“That was the best Friday night meal in weeks,” Bob said as he smiled across the dining room table at his wife, Kathy, and their three kids. “Clean house, great food, excellent conversation, and awesome company.”
“Awesome company” was a family from their church. Both families had been trying to get together for weeks and the stars finally aligned.
“Hey kids,” Bob said, “how about helping serve the ice cream?”
“Okay, Dad.” The ten-year-old pushed back his chair, paused, and then ripped a belch of such uncommon resonance it echoed for a long second before leaving the room. “Dad, that must’ve been a 9.5!”
Bob smiled weakly at his wife, but he was busted and he knew it. How often had Kathy complained he was running an ongoing master class for bad habits? Everyone has their funny family social blunder stories. But if you have too many, here are 4 ways to avoid social blunders in public.
1. Model appropriate behavior.
Learning is a natural part of the family environment; there’s no “on-off” switch. [Tweet This] If dad belches loudly after dinner, or smiles broadly when his son “toots,” then “monkey see-monkey do” is pretty much a foregone conclusion.
2. Teach etiquette.
Turn the television off, sit around the dinner table, and make family time an ongoing master-class in the basics. How to use a napkin, what to do when we want to belch, why we don’t wear underwear on our heads to supper.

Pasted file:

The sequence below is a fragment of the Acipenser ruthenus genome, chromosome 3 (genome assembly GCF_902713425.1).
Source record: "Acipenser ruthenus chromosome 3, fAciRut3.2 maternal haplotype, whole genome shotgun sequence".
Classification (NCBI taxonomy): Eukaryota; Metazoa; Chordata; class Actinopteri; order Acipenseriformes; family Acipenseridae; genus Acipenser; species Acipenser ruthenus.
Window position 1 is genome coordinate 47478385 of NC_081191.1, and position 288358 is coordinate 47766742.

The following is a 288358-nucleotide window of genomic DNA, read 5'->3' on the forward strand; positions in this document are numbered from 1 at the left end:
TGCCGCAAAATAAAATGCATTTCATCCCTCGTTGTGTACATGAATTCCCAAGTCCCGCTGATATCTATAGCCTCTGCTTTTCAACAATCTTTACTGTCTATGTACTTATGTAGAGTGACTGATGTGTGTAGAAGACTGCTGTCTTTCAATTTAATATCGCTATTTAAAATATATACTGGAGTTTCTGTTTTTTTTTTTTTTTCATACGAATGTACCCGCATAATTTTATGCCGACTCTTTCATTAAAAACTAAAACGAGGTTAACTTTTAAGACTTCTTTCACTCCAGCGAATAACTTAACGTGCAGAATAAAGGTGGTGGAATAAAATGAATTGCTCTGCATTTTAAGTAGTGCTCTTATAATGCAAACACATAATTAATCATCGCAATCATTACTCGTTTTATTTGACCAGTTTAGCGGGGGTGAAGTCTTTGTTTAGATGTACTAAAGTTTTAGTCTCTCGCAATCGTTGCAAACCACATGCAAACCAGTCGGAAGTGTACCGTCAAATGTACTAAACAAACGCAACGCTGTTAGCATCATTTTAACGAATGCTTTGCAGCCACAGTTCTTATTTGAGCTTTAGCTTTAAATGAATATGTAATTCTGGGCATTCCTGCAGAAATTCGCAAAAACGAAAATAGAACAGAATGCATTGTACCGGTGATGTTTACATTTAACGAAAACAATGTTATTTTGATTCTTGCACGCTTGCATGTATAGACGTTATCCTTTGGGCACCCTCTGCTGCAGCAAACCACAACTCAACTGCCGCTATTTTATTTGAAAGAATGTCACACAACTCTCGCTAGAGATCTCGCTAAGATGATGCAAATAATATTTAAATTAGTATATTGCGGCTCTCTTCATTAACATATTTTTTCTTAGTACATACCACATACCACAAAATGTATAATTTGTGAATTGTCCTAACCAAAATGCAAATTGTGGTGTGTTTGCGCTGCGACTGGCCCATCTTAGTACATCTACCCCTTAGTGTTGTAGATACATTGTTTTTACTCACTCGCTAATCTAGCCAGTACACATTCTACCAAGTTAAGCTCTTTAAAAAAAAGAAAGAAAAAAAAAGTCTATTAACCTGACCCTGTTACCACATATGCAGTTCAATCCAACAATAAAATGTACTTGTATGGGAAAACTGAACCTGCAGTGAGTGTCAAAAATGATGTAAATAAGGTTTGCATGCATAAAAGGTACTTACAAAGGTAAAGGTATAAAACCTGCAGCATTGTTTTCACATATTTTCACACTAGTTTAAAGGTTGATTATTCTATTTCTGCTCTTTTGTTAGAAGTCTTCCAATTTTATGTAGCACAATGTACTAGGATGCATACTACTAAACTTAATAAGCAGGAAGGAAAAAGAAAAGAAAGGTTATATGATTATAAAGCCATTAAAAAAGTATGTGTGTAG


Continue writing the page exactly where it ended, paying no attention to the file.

3. Make a clear distinction between fun family time and entertaining others.
Sometimes it really is okay to wear underwear on our heads around the dining table. There’s a time and a place, and “Friday night is underwear night” could be perfectly appropriate for your family. But those lines must be clearly drawn and understood.
4. Monitor social media.
Facebook, Instagram, Twitter. These are places where the smallest family faux pas can “go viral” and quickly get out of proportion. Have regular discussions about what is appropriate and not appropriate for social media. You should follow all of your kids social media accounts, however, more than likely they have accounts you don’t know about. Purchasing some monitoring software like Bark is a good idea.
Sound off: What are some other ways to avoid social blunders?